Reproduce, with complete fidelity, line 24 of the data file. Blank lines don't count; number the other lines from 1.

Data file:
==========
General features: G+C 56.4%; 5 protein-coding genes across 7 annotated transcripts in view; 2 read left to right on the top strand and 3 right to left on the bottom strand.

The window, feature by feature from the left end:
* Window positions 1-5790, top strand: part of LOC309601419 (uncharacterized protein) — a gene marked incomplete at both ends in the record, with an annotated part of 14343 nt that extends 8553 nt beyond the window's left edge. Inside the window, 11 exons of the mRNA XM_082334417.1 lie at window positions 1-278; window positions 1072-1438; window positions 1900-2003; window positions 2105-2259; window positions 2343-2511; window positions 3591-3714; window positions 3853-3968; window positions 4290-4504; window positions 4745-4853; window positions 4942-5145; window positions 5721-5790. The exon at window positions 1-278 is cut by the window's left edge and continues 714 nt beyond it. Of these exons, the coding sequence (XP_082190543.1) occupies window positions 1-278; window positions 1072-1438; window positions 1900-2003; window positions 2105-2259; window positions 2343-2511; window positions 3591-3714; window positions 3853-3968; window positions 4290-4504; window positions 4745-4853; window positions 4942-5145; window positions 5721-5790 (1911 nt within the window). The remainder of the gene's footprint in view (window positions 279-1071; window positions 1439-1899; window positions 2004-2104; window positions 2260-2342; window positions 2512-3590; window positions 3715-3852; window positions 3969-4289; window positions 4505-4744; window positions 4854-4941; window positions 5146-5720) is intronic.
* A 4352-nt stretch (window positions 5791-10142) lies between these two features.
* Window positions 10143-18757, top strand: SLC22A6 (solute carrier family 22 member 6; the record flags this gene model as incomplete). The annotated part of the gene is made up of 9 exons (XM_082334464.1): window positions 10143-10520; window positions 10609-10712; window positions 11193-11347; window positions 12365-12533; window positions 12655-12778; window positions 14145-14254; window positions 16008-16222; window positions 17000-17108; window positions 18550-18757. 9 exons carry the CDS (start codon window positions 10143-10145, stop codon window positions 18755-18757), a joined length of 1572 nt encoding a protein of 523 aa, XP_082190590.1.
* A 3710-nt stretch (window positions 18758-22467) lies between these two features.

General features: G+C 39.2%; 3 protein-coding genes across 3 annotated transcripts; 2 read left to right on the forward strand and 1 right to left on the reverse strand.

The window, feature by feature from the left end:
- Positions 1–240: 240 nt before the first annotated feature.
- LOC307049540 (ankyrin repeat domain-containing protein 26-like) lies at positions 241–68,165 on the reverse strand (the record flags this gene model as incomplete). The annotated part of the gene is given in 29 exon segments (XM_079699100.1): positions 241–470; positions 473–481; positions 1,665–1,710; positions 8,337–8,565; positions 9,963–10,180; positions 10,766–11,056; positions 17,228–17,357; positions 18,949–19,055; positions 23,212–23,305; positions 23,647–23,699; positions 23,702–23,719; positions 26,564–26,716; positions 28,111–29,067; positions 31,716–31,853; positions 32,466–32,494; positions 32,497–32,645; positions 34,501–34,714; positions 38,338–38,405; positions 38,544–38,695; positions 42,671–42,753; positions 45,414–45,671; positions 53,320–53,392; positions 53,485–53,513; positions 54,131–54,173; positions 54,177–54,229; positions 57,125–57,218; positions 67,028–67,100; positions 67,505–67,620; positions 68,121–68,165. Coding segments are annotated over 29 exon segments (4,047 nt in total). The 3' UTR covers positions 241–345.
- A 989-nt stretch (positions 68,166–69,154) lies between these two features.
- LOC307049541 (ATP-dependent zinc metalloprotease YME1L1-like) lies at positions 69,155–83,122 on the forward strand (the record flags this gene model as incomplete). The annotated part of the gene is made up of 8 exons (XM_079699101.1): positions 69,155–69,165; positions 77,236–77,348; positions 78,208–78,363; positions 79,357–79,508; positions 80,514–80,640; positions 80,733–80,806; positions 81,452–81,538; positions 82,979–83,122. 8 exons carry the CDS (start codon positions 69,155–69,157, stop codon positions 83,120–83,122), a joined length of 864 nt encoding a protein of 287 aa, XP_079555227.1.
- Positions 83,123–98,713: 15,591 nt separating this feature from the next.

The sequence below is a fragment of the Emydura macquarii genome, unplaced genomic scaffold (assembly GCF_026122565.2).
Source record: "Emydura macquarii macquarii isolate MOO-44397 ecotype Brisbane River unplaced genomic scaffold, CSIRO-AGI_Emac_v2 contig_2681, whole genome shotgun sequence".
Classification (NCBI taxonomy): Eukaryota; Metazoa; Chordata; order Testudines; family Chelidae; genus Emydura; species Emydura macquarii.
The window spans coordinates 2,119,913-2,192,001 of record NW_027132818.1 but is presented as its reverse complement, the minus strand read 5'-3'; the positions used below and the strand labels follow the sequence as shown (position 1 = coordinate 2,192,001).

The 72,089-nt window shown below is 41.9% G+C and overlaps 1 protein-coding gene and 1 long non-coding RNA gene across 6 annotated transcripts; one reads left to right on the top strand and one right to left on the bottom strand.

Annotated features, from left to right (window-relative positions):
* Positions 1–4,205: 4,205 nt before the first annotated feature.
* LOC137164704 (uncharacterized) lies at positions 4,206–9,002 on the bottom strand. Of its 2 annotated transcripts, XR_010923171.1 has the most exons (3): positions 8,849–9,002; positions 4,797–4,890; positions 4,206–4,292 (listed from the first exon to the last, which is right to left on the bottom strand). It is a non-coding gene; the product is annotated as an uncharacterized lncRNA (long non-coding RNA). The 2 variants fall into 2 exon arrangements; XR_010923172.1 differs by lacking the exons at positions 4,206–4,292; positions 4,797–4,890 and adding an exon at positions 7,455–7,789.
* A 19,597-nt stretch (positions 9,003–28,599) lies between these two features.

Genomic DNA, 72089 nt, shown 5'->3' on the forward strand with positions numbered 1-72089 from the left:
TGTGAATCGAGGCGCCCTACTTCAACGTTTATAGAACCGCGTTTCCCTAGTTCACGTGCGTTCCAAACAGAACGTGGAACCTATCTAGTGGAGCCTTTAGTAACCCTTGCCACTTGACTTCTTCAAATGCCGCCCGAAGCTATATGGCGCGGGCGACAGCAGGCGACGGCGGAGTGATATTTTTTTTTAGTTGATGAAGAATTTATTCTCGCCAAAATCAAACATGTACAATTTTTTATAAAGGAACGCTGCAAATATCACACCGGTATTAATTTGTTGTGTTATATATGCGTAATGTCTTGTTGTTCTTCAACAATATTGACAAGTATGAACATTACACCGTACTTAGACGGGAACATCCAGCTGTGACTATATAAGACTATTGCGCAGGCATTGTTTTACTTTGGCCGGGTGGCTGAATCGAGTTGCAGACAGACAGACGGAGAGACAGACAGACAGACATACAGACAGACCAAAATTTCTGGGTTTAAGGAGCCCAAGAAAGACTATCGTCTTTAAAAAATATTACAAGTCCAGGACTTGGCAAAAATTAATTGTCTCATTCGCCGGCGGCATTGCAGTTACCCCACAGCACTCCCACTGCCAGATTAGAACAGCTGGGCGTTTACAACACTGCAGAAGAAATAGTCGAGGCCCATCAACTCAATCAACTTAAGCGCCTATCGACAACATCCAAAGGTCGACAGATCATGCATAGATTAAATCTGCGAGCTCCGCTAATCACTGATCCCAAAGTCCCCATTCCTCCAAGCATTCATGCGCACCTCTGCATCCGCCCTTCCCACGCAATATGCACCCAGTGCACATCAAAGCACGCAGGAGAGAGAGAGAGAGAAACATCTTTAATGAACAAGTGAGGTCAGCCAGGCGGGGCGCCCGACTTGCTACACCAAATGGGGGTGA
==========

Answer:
TGTGAATCGAGGCGCCCTACTTCAACGTTTATAGAACCGCGTTTCCCTAGTTCACGTGCGTTCCAAACAGAACGTGGAACCTATCTAGTGGAGCCTTTAGTAACCCTTGCCACTTGACTTCTTCAAATGCCGCCCGAAGCTATATGGCGCGGGCGACAGCAGGCGACGGCGGAGTGATATTTTTTTTTAGTTGATGAAGAATTTATTCTCGCCAAAATCAAACATGTACAATTTTTTATAAAGGAACGCTGCAAATATCACACCGGTATTAATTTGTTGTGTTATATATGCGTAATGTCTTGTTGTTCTTCAACAATATTGACAAGTATGAACATTACACCGTACTTAGACGGGAACATCCAGCTGTGACTATATAAGACTATTGCGCAGGCATTGTTTTACTTTGGCCGGGTGGCTGAATCGAGTTGCAGACAGACAGACGGAGAGACAGACAGACAGACATACAGACAGACCAAAATTTCTGGGTTTAAGGAGCCCAAGAAAGACTATCGTCTTTAAAAAATATTACAAGTCCAGGACTTGGCAAAAATTAATTGTCTCATTCGCCGGCGGCATTGCAGTTACCCCACAGCACTCCCACTGCCAGATTAGAACAGCTGGGCGTTTACAACACTGCAGAAGAAATAGTCGAGGCCCATCAACTCAATCAACTTAAGCGCCTATCGACAACATCCAAAGGTCGACAGATCATGCATAGATTAAATCTGCGAGCTCCGCTAATCACTGATCCCAAAGTCCCCATTCCTCCAAGCATTCATGCGCACCTCTGCATCCGCCCTTCCCACGCAATATGCACCCAGTGCACATCAAAGCACGCAGGAGAGAGAGAGAGAGAAACATCTTTAATGAACAAGTGAGGTCAGCCAGGCGGGGCGCCCGACTTGCTACACCAAATGGGGGTGA